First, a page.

The night flying environment and the techniques used when flying at night depend on outside conditions. Flying on a bright, clear, moonlit evening when the visibility is good, and the wind is calm is not much different from flying during the day. However, if flying on an overcast night over a sparsely populated area, with few or no outside lights on the ground, the situation is quite different. Visibility is restricted, so be more alert in steering clear of obstructions and low clouds. Options are also limited in the event of an emergency, as it is more difficult to find a place to land and determine wind direction and speed. At night, rely more heavily on the aircraft systems, such as lights, flight instruments, and navigation equipment. As a precaution, if visibility is limited or outside references are inadequate, strongly consider delaying the flight until conditions improve, unless proper instrument flight training has been received and the helicopter has the appropriate instrumentation and equipment.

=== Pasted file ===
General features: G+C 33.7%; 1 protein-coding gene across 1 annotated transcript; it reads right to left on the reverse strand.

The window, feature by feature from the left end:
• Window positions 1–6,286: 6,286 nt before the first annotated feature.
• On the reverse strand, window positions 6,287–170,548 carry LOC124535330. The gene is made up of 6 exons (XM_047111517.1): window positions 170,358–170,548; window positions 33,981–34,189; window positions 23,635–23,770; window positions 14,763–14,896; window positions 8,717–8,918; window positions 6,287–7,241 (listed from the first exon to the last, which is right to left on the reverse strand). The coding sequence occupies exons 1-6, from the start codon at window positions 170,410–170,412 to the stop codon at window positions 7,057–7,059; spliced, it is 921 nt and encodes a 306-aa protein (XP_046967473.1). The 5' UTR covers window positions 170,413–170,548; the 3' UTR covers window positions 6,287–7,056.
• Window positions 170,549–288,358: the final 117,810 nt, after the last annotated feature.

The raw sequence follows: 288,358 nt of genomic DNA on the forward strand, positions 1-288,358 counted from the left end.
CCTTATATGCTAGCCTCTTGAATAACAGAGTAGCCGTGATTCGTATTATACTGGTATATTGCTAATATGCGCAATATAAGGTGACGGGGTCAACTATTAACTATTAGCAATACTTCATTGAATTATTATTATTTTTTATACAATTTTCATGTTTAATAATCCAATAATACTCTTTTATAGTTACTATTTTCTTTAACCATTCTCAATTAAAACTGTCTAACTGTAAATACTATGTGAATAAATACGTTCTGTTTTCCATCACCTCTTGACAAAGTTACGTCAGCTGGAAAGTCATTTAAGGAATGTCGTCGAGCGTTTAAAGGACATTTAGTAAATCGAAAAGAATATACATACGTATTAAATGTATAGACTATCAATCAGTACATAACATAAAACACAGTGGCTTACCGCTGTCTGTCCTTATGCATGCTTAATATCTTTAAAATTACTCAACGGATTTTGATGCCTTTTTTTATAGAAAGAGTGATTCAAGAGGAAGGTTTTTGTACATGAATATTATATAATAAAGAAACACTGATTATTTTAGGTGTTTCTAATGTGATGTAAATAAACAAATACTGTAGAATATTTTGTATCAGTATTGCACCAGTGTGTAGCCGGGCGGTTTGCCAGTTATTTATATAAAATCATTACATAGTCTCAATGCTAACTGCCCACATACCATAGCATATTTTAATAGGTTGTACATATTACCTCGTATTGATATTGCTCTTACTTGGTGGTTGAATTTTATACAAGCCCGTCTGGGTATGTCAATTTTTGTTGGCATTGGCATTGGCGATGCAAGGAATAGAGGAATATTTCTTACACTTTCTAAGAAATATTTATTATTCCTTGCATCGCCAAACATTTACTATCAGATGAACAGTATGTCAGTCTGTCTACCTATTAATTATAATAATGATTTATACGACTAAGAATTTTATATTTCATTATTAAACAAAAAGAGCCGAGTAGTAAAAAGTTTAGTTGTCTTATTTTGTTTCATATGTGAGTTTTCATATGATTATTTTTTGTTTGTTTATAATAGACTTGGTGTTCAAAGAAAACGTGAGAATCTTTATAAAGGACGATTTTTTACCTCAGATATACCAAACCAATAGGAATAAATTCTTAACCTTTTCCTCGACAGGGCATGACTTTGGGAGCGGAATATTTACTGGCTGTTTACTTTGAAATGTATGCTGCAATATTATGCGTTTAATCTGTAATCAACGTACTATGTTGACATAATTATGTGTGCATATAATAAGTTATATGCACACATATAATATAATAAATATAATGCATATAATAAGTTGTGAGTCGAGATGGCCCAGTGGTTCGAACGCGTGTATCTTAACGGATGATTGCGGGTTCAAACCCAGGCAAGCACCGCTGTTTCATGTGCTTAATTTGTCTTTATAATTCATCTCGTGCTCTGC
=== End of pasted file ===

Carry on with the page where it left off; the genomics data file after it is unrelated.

Aircraft preflight inspection is a critical aspect of flight safety. It must comply with the appropriate rotorcraft flight manual (RFM). Preflight should be scheduled as early as possible in the flight planning sequence, preferably during daylight hours, allowing time for maintenance assistance and correction. If a night preflight is necessary, a flashlight with an unfiltered lens (white light) should be used to supplement lighting. Oil and hydraulic fluid levels and leaks are difficult to detect with a blue-green or red lens. Windscreens should be checked to ensure they are clean and relatively free of scratches. Slight scratches are acceptable for day flight but may not be for night flight. The search light or landing light should be positioned for the best possible illumination during an emergency descent.
Careful attention must be paid to the aircraft electrical system. In helicopters equipped with fuses, a spare set is required by regulation, and by common sense, so make sure they are on board. If the helicopter is equipped with circuit breakers, check to see that they are not tripped. A tripped circuit breaker may be an indication of an equipment malfunction and should be left for maintenance to troubleshoot before flying.